Recent changes in Travel and Subsistence Expenses and Dividend Tax have hit Contractors and Freelancers hard.
Our Managing Director, Victor Korman was recently featured in a Telegraph article, looking at how the dividend tax rise will affect small businesses.
Victor’s advice to Contractors and Freelancers who want to be a winner in the tax game is to form a limited company and to reduce your tax liability by: “…ensuring all shareholders in the company are using the new non-taxable £5,000 dividend tax allowance; paying employer pension contributions from the company instead of personal pension contributions; taking dividends at a level so that the high income child benefit charge is minimised; not paying all profits as dividend but retaining profits in the company so that dividends can be paid in a more tax effective time.”
So what do you need to consider when forming a limited company?
When to form a limited company
A limited company can be formed anytime during the year. If you have been working through an Umbrella company and want to switch to working through a limited company, the best time is to do it between contracts (but it can be done at anytime throughout the year). Don’t leave it until the last minute, get it all sorted before your new contract starts so that everything is in place.
Why form a limited company
By forming a limited company you are reducing your personal risk if your business fails and it is the most tax efficient way for Contractors or Freelancers to operate.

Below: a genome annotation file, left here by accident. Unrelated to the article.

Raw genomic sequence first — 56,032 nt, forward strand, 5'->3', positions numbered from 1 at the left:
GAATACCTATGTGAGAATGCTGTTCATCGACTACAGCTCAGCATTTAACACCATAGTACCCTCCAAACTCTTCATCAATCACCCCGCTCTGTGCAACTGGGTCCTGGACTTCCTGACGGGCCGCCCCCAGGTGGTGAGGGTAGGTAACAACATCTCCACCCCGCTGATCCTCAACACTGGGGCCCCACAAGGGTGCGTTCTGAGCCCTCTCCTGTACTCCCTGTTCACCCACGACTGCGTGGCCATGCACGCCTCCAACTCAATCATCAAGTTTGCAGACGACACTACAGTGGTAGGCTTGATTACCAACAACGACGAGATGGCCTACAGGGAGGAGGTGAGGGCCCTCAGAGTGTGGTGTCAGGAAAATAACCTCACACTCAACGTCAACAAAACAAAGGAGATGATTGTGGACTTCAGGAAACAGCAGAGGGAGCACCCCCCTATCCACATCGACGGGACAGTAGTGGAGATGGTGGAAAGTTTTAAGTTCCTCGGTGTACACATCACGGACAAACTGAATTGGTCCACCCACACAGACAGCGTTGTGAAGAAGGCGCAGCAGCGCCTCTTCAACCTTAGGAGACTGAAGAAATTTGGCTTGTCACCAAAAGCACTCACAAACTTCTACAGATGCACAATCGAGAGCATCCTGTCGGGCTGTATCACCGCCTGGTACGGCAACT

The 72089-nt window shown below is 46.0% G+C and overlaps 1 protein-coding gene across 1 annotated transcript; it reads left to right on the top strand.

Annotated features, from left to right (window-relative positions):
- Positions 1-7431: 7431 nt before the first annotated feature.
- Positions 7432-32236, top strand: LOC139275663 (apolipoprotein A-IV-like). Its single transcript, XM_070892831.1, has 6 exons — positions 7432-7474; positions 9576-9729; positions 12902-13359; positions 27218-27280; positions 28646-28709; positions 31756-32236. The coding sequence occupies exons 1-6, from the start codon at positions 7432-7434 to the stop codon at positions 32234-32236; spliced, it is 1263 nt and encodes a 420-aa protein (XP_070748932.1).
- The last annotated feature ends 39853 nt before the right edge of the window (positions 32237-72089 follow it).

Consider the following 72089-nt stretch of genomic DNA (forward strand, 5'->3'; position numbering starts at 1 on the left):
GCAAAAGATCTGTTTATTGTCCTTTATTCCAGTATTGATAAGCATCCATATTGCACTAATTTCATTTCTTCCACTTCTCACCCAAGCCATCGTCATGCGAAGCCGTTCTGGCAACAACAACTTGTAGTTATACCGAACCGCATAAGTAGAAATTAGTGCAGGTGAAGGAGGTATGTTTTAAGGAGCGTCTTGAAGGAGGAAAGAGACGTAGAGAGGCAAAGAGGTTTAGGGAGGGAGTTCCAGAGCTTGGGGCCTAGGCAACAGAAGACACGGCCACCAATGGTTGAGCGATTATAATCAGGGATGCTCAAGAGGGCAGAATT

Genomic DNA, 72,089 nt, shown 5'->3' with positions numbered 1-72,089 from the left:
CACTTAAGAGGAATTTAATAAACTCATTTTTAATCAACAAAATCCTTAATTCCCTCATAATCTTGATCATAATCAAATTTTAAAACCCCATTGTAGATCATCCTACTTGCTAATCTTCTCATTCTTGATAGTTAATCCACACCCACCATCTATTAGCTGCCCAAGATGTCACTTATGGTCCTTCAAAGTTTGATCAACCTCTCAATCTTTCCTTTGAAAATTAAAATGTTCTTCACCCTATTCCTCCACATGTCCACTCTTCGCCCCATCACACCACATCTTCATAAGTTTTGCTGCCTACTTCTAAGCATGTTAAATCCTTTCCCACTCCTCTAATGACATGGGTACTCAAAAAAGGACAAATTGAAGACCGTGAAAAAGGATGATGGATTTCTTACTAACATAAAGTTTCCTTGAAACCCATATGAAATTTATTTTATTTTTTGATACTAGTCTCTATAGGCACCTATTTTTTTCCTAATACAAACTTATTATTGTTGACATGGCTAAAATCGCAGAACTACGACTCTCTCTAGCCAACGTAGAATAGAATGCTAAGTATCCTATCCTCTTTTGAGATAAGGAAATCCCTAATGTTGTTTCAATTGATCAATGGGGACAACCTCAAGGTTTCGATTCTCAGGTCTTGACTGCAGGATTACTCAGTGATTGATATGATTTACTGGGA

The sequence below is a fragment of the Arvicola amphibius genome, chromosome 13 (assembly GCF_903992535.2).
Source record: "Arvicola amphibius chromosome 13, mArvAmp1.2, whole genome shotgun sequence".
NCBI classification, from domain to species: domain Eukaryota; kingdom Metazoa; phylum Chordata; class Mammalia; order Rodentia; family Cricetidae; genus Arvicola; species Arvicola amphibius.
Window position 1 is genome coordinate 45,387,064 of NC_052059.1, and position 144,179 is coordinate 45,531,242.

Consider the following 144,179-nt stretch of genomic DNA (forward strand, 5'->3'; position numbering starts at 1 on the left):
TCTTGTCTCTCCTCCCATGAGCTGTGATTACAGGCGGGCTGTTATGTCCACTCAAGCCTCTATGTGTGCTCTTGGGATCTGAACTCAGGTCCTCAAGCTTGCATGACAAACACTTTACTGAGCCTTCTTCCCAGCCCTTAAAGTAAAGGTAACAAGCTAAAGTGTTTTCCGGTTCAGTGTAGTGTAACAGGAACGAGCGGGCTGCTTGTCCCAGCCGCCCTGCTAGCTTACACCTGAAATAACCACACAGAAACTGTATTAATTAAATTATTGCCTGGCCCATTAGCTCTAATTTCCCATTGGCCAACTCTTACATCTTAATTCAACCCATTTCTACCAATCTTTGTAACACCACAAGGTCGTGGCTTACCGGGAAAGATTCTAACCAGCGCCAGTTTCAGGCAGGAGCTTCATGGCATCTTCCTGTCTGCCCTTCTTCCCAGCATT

How to form a limited company
Forming a limited company is a quick and pain free process. You need to register (incorporate) your company through Companies House, or we can handle this for you.
Every company needs a company name. You can either buy a ready-made company name or produce your own. Choosing your own company name means completing more paperwork, but you can choose something that represents who you are or what you do.
Secondly, you must open a business bank account. Monies held by the limited company belong to the company and not you personally and such must be held in a separate business account.
The majority of high street banks offer a business account service. Do your homework and choose the one that best suits your business needs.
Thirdly, appoint a good accountant. Again, there are plenty of us out there but not all are as experienced in the Contractor or Freelancer market as we are. The UK system is very complex and you need to use a company who has knowledge in this area so you are as tax efficient as possible.
What is a company director and what are their responsibilities?
Every limited company must appoint a company director (generally this is you). A company director is responsible for making sure the company is run properly and tries to ensure the company makes a profit. A directorship also comes with certain responsibilities as stated on the .GOV website:
- Keep company records and report changes to Companies House and HMRC
- Make sure the company’s accounts are a true and fair view of the business’ finances
- File your accounts with Companies House and your Company Tax return with HMRC
- Pay Corporation Tax
- Register for Self-Assessment and send a personal Self-Assessment tax return every year (unless it’s an non-profit organisation and you didn’t get any pay or benefits)
It may sound like a lot of work and responsibility but your accountant will handle most of this for you.
If you are still undecided further tips can be found in our article: Forming a limited company: Top tips from company directors.